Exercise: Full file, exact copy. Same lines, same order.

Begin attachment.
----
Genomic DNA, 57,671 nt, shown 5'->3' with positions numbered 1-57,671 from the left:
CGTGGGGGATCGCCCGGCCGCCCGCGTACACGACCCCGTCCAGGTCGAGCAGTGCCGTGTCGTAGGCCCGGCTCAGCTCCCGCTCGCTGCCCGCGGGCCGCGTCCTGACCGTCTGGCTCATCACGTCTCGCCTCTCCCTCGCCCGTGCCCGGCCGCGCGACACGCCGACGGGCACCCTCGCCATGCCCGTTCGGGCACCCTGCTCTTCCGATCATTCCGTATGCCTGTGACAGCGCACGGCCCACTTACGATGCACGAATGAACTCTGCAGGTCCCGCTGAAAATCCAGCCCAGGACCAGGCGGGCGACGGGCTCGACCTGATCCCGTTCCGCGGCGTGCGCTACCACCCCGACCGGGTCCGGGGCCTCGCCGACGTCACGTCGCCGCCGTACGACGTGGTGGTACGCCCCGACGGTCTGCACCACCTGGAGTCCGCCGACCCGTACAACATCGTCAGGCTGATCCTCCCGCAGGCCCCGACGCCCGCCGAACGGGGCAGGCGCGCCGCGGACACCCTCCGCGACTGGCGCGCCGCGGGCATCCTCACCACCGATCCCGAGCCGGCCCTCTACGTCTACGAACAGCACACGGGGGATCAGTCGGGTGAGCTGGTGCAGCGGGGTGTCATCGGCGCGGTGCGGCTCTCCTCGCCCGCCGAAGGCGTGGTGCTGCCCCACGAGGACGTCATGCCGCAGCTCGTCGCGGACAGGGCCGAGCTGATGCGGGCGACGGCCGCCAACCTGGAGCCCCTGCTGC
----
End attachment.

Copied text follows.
Genomic DNA, 57,671 nt, shown 5'->3' with positions numbered 1-57,671 from the left:
CGTGGGGGATCGCCCGGCCGCCCGCGTACACGACCCCGTCCAGGTCGAGCAGTGCCGTGTCGTAGGCCCGGCTCAGCTCCCGCTCGCTGCCCGCGGGCCGCGTCCTGACCGTCTGGCTCATCACGTCTCGCCTCTCCCTCGCCCGTGCCCGGCCGCGCGACACGCCGACGGGCACCCTCGCCATGCCCGTTCGGGCACCCTGCTCTTCCGATCATTCCGTATGCCTGTGACAGCGCACGGCCCACTTACGATGCACGAATGAACTCTGCAGGTCCCGCTGAAAATCCAGCCCAGGACCAGGCGGGCGACGGGCTCGACCTGATCCCGTTCCGCGGCGTGCGCTACCACCCCGACCGGGTCCGGGGCCTCGCCGACGTCACGTCGCCGCCGTACGACGTGGTGGTACGCCCCGACGGTCTGCACCACCTGGAGTCCGCCGACCCGTACAACATCGTCAGGCTGATCCTCCCGCAGGCCCCGACGCCCGCCGAACGGGGCAGGCGCGCCGCGGACACCCTCCGCGACTGGCGCGCCGCGGGCATCCTCACCACCGATCCCGAGCCGGCCCTCTACGTCTACGAACAGCACACGGGGGATCAGTCGGGTGAGCTGGTGCAGCGGGGTGTCATCGGCGCGGTGCGGCTCTCCTCGCCCGCCGAAGGCGTGGTGCTGCCCCACGAGGACGTCATGCCGCAGCTCGTCGCGGACAGGGCCGAGCTGATGCGGGCGACGGCCGCCAACCTGGAGCCCCTGCTGC